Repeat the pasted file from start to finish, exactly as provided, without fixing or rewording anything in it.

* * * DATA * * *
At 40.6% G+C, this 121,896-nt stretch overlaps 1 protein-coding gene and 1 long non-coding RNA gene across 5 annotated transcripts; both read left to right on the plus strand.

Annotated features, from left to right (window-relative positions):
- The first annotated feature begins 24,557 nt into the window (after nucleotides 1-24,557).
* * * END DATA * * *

At 40.6% G+C, this 121,896-nt stretch overlaps 1 protein-coding gene and 1 long non-coding RNA gene across 5 annotated transcripts; both read left to right on the plus strand.

Annotated features, from left to right (window-relative positions):
- The first annotated feature begins 24,557 nt into the window (after nucleotides 1-24,557).